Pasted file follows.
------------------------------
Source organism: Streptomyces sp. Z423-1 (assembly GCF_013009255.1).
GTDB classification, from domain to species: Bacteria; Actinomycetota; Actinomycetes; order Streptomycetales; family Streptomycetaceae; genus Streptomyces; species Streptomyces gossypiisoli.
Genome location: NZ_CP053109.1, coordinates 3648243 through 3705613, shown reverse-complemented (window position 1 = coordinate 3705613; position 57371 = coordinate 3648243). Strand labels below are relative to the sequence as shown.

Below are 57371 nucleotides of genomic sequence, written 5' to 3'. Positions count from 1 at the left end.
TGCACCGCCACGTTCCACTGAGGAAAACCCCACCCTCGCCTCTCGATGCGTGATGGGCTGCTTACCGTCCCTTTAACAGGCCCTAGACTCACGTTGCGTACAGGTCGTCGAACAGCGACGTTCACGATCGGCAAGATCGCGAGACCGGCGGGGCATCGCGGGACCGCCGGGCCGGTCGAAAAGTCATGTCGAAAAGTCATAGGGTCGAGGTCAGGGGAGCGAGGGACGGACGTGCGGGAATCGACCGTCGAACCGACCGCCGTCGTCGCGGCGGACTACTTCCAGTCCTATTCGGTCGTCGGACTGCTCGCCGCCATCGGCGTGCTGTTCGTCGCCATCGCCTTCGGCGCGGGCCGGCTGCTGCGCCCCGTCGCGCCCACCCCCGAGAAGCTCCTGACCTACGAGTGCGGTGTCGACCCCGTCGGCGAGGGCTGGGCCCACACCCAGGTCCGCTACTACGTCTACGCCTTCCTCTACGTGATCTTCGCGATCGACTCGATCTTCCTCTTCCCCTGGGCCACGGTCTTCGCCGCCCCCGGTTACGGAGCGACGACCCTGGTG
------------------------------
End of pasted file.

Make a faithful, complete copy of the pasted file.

Source organism: Streptomyces sp. Z423-1 (assembly GCF_013009255.1).
GTDB classification, from domain to species: Bacteria; Actinomycetota; Actinomycetes; order Streptomycetales; family Streptomycetaceae; genus Streptomyces; species Streptomyces gossypiisoli.
Genome location: NZ_CP053109.1, coordinates 3648243 through 3705613, shown reverse-complemented (window position 1 = coordinate 3705613; position 57371 = coordinate 3648243). Strand labels below are relative to the sequence as shown.

Below are 57371 nucleotides of genomic sequence, written 5' to 3'. Positions count from 1 at the left end.
TGCACCGCCACGTTCCACTGAGGAAAACCCCACCCTCGCCTCTCGATGCGTGATGGGCTGCTTACCGTCCCTTTAACAGGCCCTAGACTCACGTTGCGTACAGGTCGTCGAACAGCGACGTTCACGATCGGCAAGATCGCGAGACCGGCGGGGCATCGCGGGACCGCCGGGCCGGTCGAAAAGTCATGTCGAAAAGTCATAGGGTCGAGGTCAGGGGAGCGAGGGACGGACGTGCGGGAATCGACCGTCGAACCGACCGCCGTCGTCGCGGCGGACTACTTCCAGTCCTATTCGGTCGTCGGACTGCTCGCCGCCATCGGCGTGCTGTTCGTCGCCATCGCCTTCGGCGCGGGCCGGCTGCTGCGCCCCGTCGCGCCCACCCCCGAGAAGCTCCTGACCTACGAGTGCGGTGTCGACCCCGTCGGCGAGGGCTGGGCCCACACCCAGGTCCGCTACTACGTCTACGCCTTCCTCTACGTGATCTTCGCGATCGACTCGATCTTCCTCTTCCCCTGGGCCACGGTCTTCGCCGCCCCCGGTTACGGAGCGACGACCCTGGTG